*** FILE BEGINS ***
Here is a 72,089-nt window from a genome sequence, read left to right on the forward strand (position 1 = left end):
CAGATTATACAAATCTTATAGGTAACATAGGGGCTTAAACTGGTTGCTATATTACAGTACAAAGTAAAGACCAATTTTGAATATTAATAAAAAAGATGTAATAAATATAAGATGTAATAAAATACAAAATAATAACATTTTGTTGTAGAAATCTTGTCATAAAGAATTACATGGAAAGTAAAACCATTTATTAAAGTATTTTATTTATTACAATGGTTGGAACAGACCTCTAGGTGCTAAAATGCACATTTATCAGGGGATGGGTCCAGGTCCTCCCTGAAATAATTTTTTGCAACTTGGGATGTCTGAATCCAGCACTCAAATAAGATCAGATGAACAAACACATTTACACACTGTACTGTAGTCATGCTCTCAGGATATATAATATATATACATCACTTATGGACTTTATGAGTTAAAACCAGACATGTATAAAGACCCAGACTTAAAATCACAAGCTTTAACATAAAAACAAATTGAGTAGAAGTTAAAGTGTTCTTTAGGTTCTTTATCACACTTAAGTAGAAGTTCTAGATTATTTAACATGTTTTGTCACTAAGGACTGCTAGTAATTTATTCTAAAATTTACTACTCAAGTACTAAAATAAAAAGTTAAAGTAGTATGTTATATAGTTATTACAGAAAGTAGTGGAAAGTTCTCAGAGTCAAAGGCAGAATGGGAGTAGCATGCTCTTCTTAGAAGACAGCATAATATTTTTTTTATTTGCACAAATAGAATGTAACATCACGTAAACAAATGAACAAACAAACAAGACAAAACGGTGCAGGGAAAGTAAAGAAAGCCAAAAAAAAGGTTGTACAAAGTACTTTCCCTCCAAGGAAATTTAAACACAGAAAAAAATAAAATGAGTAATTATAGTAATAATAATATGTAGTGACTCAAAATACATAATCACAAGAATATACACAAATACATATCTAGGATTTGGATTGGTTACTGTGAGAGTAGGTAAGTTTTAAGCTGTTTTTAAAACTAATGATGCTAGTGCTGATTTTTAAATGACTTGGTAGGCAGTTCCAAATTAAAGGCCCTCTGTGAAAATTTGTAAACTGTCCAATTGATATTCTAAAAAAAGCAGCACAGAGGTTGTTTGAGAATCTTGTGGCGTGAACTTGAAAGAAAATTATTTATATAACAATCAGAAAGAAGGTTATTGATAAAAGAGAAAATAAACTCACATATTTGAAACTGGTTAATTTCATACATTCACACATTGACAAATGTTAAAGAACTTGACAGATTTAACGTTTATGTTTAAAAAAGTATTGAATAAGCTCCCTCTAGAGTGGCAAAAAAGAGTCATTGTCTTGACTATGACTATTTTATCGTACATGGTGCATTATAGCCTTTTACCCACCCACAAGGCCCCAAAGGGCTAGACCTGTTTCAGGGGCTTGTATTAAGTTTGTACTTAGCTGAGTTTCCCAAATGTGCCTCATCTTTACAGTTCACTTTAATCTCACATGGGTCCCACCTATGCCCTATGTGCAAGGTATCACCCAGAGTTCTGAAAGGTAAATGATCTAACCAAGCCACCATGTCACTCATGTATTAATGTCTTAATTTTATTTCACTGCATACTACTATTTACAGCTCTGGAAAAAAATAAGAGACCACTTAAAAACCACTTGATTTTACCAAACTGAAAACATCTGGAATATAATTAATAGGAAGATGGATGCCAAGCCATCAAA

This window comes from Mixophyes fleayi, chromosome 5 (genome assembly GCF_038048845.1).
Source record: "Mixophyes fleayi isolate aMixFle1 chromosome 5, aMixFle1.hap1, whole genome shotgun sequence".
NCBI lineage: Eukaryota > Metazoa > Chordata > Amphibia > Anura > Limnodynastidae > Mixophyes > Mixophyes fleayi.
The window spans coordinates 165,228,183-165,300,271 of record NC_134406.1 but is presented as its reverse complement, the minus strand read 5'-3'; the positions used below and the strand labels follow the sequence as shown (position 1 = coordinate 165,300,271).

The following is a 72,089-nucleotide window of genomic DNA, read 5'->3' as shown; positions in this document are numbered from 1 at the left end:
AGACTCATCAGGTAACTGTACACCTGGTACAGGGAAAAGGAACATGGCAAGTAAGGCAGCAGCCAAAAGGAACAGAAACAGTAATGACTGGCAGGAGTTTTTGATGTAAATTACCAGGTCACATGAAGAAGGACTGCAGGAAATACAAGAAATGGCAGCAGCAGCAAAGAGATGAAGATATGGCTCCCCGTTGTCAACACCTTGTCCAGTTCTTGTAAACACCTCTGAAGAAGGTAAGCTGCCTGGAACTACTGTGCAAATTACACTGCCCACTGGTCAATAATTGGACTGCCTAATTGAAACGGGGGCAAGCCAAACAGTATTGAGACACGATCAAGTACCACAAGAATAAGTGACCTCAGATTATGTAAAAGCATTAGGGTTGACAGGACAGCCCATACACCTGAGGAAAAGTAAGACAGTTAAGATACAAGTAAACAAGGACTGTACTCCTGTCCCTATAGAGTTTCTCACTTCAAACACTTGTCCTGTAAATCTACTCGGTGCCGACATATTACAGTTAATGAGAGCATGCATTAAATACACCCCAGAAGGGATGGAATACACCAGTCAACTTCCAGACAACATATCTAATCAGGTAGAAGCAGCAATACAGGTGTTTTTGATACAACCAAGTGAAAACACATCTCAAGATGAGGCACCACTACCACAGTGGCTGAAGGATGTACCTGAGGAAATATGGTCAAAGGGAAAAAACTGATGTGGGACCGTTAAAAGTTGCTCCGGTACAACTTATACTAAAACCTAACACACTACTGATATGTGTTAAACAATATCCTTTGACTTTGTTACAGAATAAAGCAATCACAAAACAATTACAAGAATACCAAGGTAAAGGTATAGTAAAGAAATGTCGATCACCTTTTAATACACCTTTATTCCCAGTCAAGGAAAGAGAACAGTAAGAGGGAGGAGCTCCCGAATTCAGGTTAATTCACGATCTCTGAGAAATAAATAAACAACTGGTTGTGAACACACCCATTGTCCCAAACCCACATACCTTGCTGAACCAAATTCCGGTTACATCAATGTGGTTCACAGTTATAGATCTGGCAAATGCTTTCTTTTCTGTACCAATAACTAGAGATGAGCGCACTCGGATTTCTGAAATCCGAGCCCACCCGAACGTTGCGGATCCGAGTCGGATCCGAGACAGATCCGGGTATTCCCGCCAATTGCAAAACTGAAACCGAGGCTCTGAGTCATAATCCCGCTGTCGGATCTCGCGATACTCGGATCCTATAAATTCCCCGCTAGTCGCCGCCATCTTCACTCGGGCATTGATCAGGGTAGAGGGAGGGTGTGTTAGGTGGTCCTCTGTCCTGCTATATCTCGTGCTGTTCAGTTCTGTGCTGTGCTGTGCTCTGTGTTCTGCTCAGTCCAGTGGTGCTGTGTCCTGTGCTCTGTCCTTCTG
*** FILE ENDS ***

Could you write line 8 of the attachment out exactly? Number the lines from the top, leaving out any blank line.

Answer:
AGACTCATCAGGTAACTGTACACCTGGTACAGGGAAAAGGAACATGGCAAGTAAGGCAGCAGCCAAAAGGAACAGAAACAGTAATGACTGGCAGGAGTTTTTGATGTAAATTACCAGGTCACATGAAGAAGGACTGCAGGAAATACAAGAAATGGCAGCAGCAGCAAAGAGATGAAGATATGGCTCCCCGTTGTCAACACCTTGTCCAGTTCTTGTAAACACCTCTGAAGAAGGTAAGCTGCCTGGAACTACTGTGCAAATTACACTGCCCACTGGTCAATAATTGGACTGCCTAATTGAAACGGGGGCAAGCCAAACAGTATTGAGACACGATCAAGTACCACAAGAATAAGTGACCTCAGATTATGTAAAAGCATTAGGGTTGACAGGACAGCCCATACACCTGAGGAAAAGTAAGACAGTTAAGATACAAGTAAACAAGGACTGTACTCCTGTCCCTATAGAGTTTCTCACTTCAAACACTTGTCCTGTAAATCTACTCGGTGCCGACATATTACAGTTAATGAGAGCATGCATTAAATACACCCCAGAAGGGATGGAATACACCAGTCAACTTCCAGACAACATATCTAATCAGGTAGAAGCAGCAATACAGGTGTTTTTGATACAACCAAGTGAAAACACATCTCAAGATGAGGCACCACTACCACAGTGGCTGAAGGATGTACCTGAGGAAATATGGTCAAAGGGAAAAAACTGATGTGGGACCGTTAAAAGTTGCTCCGGTACAACTTATACTAAAACCTAACACACTACTGATATGTGTTAAACAATATCCTTTGACTTTGTTACAGAATAAAGCAATCACAAAACAATTACAAGAATACCAAGGTAAAGGTATAGTAAAGAAATGTCGATCACCTTTTAATACACCTTTATTCCCAGTCAAGGAAAGAGAACAGTAAGAGGGAGGAGCTCCCGAATTCAGGTTAATTCACGATCTCTGAGAAATAAATAAACAACTGGTTGTGAACACACCCATTGTCCCAAACCCACATACCTTGCTGAACCAAATTCCGGTTACATCAATGTGGTTCACAGTTATAGATCTGGCAAATGCTTTCTTTTCTGTACCAATAACTAGAGATGAGCGCACTCGGATTTCTGAAATCCGAGCCCACCCGAACGTTGCGGATCCGAGTCGGATCCGAGACAGATCCGGGTATTCCCGCCAATTGCAAAACTGAAACCGAGGCTCTGAGTCATAATCCCGCTGTCGGATCTCGCGATACTCGGATCCTATAAATTCCCCGCTAGTCGCCGCCATCTTCACTCGGGCATTGATCAGGGTAGAGGGAGGGTGTGTTAGGTGGTCCTCTGTCCTGCTATATCTCGTGCTGTTCAGTTCTGTGCTGTGCTGTGCTCTGTGTTCTGCTCAGTCCAGTGGTGCTGTGTCCTGTGCTCTGTCCTTCTG